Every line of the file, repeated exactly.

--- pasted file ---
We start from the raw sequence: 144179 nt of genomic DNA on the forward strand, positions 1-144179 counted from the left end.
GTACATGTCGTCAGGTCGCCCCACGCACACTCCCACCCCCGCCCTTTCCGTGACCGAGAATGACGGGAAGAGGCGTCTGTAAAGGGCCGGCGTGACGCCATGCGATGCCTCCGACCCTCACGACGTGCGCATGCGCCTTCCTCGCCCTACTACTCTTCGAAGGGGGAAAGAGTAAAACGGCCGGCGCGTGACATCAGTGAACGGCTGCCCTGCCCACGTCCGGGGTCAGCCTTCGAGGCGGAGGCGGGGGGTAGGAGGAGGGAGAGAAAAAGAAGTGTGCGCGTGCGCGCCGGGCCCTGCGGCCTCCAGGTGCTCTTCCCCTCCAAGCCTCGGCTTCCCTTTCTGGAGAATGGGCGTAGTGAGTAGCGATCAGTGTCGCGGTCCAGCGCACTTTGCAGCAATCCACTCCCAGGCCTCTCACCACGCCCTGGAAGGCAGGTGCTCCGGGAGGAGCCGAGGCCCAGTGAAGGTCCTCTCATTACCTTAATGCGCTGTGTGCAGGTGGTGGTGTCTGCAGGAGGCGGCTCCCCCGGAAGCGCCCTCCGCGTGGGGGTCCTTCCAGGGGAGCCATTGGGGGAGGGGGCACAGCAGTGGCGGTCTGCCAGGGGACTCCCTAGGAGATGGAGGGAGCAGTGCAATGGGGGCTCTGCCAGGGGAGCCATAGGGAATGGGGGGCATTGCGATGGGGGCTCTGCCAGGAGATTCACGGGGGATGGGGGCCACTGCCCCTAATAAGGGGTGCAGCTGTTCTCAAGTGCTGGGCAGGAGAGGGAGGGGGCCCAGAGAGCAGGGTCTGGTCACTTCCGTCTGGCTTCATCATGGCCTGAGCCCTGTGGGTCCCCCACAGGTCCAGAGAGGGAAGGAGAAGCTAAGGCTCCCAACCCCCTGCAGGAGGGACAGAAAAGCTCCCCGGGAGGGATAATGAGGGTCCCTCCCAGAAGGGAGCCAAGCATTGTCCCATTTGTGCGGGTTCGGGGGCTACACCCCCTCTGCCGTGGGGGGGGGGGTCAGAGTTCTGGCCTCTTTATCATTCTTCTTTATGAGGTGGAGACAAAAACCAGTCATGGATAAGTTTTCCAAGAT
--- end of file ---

We start from the raw sequence: 144179 nt of genomic DNA on the forward strand, positions 1-144179 counted from the left end.
GTACATGTCGTCAGGTCGCCCCACGCACACTCCCACCCCCGCCCTTTCCGTGACCGAGAATGACGGGAAGAGGCGTCTGTAAAGGGCCGGCGTGACGCCATGCGATGCCTCCGACCCTCACGACGTGCGCATGCGCCTTCCTCGCCCTACTACTCTTCGAAGGGGGAAAGAGTAAAACGGCCGGCGCGTGACATCAGTGAACGGCTGCCCTGCCCACGTCCGGGGTCAGCCTTCGAGGCGGAGGCGGGGGGTAGGAGGAGGGAGAGAAAAAGAAGTGTGCGCGTGCGCGCCGGGCCCTGCGGCCTCCAGGTGCTCTTCCCCTCCAAGCCTCGGCTTCCCTTTCTGGAGAATGGGCGTAGTGAGTAGCGATCAGTGTCGCGGTCCAGCGCACTTTGCAGCAATCCACTCCCAGGCCTCTCACCACGCCCTGGAAGGCAGGTGCTCCGGGAGGAGCCGAGGCCCAGTGAAGGTCCTCTCATTACCTTAATGCGCTGTGTGCAGGTGGTGGTGTCTGCAGGAGGCGGCTCCCCCGGAAGCGCCCTCCGCGTGGGGGTCCTTCCAGGGGAGCCATTGGGGGAGGGGGCACAGCAGTGGCGGTCTGCCAGGGGACTCCCTAGGAGATGGAGGGAGCAGTGCAATGGGGGCTCTGCCAGGGGAGCCATAGGGAATGGGGGGCATTGCGATGGGGGCTCTGCCAGGAGATTCACGGGGGATGGGGGCCACTGCCCCTAATAAGGGGTGCAGCTGTTCTCAAGTGCTGGGCAGGAGAGGGAGGGGGCCCAGAGAGCAGGGTCTGGTCACTTCCGTCTGGCTTCATCATGGCCTGAGCCCTGTGGGTCCCCCACAGGTCCAGAGAGGGAAGGAGAAGCTAAGGCTCCCAACCCCCTGCAGGAGGGACAGAAAAGCTCCCCGGGAGGGATAATGAGGGTCCCTCCCAGAAGGGAGCCAAGCATTGTCCCATTTGTGCGGGTTCGGGGGCTACACCCCCTCTGCCGTGGGGGGGGGGGTCAGAGTTCTGGCCTCTTTATCATTCTTCTTTATGAGGTGGAGACAAAAACCAGTCATGGATAAGTTTTCCAAGAT